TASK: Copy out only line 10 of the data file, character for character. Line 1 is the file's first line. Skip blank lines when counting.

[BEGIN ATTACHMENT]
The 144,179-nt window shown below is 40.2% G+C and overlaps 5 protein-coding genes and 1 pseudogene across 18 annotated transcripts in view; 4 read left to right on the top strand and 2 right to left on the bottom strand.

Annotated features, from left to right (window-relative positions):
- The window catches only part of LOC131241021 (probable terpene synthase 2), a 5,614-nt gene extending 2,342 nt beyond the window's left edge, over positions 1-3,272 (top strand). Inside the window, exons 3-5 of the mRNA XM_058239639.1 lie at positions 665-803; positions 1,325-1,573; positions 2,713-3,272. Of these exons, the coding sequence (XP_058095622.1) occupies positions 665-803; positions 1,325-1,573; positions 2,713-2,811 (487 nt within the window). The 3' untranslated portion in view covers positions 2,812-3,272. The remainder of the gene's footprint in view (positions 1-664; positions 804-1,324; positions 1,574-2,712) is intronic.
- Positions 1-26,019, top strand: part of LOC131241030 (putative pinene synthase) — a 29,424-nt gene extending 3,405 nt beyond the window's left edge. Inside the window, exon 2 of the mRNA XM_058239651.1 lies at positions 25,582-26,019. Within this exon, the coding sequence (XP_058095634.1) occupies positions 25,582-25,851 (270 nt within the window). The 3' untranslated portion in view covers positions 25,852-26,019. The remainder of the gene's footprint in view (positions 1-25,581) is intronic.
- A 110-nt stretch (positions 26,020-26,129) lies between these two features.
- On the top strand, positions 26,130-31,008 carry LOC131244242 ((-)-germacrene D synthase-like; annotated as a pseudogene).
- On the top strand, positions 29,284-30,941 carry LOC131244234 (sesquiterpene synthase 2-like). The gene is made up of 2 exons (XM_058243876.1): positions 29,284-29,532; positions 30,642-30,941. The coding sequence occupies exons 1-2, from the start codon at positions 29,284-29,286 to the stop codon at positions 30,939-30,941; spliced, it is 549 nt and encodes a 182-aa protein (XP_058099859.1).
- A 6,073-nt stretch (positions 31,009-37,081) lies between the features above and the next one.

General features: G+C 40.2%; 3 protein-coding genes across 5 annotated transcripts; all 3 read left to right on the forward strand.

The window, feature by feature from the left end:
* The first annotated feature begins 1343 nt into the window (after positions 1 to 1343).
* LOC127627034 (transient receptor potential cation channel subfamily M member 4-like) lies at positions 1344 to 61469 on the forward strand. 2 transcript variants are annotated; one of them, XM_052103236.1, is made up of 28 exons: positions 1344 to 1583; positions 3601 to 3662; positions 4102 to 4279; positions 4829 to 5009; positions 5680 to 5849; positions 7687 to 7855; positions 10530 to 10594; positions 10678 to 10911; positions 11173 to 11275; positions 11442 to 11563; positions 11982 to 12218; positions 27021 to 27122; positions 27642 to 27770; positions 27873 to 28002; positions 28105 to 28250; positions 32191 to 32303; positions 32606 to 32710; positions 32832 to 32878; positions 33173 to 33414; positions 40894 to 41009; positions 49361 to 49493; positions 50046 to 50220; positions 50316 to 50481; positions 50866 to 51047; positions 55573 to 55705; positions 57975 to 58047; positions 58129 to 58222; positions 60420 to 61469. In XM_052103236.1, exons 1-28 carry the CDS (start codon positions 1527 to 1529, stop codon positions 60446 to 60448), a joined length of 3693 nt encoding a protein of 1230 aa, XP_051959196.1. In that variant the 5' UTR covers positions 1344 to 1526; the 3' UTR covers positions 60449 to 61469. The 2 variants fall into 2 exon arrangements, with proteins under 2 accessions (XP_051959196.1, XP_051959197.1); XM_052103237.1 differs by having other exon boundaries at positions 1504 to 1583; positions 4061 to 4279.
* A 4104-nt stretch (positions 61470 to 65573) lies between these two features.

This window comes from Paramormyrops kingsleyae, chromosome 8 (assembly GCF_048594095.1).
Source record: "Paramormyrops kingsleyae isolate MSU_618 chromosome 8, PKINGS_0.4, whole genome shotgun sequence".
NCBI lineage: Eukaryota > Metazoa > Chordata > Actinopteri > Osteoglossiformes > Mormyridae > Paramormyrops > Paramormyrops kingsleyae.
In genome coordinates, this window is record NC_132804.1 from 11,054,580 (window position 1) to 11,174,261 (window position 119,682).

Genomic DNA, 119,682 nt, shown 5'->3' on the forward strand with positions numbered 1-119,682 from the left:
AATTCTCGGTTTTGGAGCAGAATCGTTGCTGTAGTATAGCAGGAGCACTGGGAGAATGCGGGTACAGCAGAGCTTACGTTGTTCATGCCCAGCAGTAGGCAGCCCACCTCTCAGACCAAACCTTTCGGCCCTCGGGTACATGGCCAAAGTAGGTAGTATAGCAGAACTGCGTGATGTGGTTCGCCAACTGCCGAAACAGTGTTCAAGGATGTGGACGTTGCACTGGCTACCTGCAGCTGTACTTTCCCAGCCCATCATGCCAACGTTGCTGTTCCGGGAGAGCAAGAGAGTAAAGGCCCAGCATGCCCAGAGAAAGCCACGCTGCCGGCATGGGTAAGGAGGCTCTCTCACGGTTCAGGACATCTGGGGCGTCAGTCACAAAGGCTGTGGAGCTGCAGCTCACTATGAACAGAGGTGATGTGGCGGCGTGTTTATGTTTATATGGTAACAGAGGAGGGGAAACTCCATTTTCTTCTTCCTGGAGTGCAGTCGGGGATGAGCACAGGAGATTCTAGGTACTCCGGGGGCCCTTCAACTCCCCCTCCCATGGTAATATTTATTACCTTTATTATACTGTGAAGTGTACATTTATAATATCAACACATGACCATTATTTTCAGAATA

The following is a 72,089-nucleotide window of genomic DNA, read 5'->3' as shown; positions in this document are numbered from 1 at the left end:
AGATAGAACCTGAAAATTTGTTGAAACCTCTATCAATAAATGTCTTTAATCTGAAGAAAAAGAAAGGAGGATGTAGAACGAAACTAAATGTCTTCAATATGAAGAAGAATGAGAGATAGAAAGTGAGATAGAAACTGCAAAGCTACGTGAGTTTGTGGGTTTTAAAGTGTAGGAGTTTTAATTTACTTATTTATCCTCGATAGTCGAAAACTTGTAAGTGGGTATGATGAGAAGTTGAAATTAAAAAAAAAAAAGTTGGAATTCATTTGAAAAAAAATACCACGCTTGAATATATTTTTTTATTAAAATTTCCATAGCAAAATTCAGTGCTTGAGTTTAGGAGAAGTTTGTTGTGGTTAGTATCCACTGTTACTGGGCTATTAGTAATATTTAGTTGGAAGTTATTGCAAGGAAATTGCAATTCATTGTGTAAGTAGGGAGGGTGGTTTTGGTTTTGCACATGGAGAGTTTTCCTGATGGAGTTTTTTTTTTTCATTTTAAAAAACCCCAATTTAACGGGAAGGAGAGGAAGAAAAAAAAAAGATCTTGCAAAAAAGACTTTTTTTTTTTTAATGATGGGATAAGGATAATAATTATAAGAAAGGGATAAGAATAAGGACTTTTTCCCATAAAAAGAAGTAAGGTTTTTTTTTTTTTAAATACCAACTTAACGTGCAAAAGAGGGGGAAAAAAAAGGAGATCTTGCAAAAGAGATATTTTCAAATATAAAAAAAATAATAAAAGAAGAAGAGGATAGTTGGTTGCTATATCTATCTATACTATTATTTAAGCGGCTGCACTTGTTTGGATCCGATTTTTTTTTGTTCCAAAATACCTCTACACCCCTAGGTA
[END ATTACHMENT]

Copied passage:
The window, feature by feature from the left end: